This story is part of our 'Funniest hotel experiences' series, featuring tales from luxury hotel guests which were sent in for our recent travel writing competition.
Tom Cruise, eat your heart out. I have applied to the Guinness Book of World records for the most impossible missions accomplished. I had to set air, land and sea records, sleep under the same roof as royalty and then beat the world’s elite sporting best.
I scoured the world to see where this could be achieved and suddenly found I could do the lot in one of the best cities in the world: Sydney, Australia.
So to the air record first. I needed to get to Sydney from Christchurch, New Zealand, without delay. It’s almost impossible these days to depart and arrive on time. So I picked their national carrier, Qantas, and flight QF46 which took off and landed on time – just about a world first these days. They slipped me a piece of paper that whisked me from my seat to the arrival hall in record time. First mission accomplished.
The next attempt was to sleep under the same roof as royalty. I trawled the gossip columns and lo and behold read that King Juan Carlos and Queen Sophia of Spain were in town staying at the Shangri-La Hotel where Cindy Crawford, Sophia Loren, and Sean Connery want to bed down when they are in town. Carlos and Sophia have an entourage of 209 people with them, a bit like the Spanish armada, but with 563 rooms in the ‘house’ sleeping just above me that night were the royal heads of Spain.
The next hurdle was to beat one of the world’s sporting elite on the squash court. I nail down Australian rugby union coach Robbie Deans, who was in the headlines for lifting the Wallaby rugby weights, for a game.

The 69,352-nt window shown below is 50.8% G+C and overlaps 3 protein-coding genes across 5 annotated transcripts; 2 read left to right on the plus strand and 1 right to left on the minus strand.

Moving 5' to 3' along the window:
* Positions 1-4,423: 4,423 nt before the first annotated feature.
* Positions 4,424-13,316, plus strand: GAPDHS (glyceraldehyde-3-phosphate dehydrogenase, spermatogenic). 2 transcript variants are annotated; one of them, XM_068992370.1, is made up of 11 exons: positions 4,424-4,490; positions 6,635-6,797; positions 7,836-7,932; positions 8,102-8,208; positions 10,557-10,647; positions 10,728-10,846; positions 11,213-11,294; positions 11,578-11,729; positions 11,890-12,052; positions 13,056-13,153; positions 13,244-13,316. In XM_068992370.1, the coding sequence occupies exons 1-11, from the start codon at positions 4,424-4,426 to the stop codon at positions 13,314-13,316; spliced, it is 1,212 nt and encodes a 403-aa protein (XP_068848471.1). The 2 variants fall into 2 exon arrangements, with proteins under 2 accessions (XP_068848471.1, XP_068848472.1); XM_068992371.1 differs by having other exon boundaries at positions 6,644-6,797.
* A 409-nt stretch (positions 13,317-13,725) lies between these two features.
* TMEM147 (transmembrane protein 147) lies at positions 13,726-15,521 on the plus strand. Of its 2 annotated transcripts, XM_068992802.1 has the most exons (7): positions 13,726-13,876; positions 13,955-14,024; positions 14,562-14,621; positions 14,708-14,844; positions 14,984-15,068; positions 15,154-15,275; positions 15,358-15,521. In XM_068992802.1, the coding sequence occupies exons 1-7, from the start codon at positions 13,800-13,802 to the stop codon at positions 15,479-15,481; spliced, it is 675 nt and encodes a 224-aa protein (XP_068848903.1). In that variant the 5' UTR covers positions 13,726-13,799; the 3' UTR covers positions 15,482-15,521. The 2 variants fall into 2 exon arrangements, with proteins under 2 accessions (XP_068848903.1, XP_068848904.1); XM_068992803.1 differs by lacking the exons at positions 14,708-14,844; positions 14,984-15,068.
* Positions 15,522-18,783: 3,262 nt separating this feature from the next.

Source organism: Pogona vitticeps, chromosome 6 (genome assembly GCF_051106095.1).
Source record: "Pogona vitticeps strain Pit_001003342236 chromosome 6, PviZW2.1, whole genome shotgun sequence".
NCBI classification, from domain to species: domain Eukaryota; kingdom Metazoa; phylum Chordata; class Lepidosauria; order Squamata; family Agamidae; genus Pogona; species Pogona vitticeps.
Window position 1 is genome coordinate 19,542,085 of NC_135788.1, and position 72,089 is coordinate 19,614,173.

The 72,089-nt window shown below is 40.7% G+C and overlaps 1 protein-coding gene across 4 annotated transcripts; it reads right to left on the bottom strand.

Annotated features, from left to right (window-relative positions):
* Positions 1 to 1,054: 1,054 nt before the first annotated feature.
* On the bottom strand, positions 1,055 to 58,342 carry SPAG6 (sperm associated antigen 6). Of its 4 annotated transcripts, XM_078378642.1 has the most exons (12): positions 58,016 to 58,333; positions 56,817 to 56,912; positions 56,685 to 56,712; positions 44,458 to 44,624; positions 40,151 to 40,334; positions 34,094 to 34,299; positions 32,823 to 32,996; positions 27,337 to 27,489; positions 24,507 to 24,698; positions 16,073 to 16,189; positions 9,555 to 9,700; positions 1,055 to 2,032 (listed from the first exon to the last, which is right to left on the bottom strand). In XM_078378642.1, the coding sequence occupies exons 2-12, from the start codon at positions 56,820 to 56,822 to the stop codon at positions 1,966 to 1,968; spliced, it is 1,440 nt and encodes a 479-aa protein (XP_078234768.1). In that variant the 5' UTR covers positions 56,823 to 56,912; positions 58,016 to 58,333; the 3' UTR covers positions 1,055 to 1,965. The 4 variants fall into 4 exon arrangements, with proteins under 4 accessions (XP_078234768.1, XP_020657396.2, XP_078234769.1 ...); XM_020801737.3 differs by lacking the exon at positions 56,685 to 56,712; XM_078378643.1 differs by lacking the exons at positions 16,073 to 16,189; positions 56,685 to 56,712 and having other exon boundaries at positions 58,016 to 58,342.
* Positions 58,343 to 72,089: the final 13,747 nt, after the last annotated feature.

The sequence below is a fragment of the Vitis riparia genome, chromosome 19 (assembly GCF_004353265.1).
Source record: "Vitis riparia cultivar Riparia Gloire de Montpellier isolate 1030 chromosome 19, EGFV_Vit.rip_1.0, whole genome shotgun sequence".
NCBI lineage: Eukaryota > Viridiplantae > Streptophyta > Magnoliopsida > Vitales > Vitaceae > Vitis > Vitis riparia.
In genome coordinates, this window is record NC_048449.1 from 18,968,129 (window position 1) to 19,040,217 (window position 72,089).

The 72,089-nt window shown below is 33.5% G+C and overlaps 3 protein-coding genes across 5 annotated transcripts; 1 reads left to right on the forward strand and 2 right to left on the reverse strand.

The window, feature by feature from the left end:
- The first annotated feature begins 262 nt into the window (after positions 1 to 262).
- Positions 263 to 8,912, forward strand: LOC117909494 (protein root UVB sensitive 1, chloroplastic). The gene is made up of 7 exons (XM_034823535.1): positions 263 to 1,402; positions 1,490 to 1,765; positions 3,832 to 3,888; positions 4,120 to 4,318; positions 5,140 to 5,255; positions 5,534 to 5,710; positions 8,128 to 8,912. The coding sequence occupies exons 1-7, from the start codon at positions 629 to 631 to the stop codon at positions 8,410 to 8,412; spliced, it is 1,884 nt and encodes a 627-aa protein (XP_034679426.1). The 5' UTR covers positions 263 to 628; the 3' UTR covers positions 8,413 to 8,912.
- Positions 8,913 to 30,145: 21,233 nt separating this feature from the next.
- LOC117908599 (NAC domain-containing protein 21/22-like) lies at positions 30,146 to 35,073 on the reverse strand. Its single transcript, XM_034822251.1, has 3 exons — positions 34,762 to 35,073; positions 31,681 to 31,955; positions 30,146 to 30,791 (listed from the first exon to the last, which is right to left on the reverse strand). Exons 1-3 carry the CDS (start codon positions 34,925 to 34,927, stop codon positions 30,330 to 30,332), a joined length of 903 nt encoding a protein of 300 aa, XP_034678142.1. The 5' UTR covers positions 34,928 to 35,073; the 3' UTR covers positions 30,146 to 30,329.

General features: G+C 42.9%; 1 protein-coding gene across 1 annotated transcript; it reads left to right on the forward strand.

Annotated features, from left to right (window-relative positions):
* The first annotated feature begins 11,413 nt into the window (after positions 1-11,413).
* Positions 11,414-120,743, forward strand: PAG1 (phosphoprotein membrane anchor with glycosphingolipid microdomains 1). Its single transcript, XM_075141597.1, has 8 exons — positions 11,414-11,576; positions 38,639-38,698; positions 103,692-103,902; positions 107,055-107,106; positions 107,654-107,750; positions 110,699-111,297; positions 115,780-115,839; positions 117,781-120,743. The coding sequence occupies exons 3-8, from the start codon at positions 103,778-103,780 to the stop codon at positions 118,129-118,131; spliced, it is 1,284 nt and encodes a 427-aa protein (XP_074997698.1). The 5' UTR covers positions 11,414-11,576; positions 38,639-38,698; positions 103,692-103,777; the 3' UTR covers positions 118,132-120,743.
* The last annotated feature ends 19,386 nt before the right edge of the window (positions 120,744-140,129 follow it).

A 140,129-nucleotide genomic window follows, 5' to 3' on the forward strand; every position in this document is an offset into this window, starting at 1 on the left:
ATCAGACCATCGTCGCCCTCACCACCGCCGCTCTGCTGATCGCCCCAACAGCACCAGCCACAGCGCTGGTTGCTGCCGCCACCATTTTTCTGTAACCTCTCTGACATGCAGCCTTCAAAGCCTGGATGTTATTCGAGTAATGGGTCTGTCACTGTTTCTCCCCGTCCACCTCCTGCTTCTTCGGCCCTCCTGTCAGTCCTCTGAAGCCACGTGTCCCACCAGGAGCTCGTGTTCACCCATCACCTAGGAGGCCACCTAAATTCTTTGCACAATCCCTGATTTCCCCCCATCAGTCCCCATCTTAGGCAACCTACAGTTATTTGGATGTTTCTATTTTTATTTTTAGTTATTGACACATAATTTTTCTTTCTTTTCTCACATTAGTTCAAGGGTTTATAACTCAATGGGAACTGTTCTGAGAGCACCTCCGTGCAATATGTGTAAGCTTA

I needed to carbo-load so headed to the Shangri-la’s Altitude – the highest restaurant in Australia that is closest to the Harbour Bridge. Views to die for, service for Africa. I didn’t see Juan or Sophia dining but was in the kingdom of food-heaven eating roasted quail breast, pressed pheasant and squab terrine with foie gras and herb crusted barramundi.
Next morning I entered the Sydney Football Stadium where Argentinean soccer player Diego Maradona once played a World Cup qualifier. Now Deans and I face off in a squash match. He is the best squash player in Australia umpiring under his own rules. He shakes hands leading 17-16 in the fourth but mission accomplished; I win, according to my rules. The Shangri-la Blue bar is a haven that victorious balmy night as I soak in success.
On my last day I aimed to get from Darling Harbour to the Opera House – from one end of the city CBD to the other – faster than the fastest Aussie Holden V8, on the road. Bonza Bike tours get me on the peddles and I begin pounding the pavement – no stop lights for me – and get to the steps of the Opera House faster than any car. Mission accomplished. Exhausted, I sent a note to Juan and Sophia back to say I was too tired to dine with them tonight; but we do sleep under the same roof. Mission accomplished.
I have one record left to set: to become the 14 millionth passenger for the year to ride one of the Sydney ferries. This is easy. The shimmering waters of Sydney harbour take me to and from Watson’s Bay, Neutral Bay, Lavender Bay, Darling Harbour and back to Circular Quay. I am told I am the 14th million passenger. Phew. Final mission accomplished. I am floating in paradise at the Shangri-la that night.
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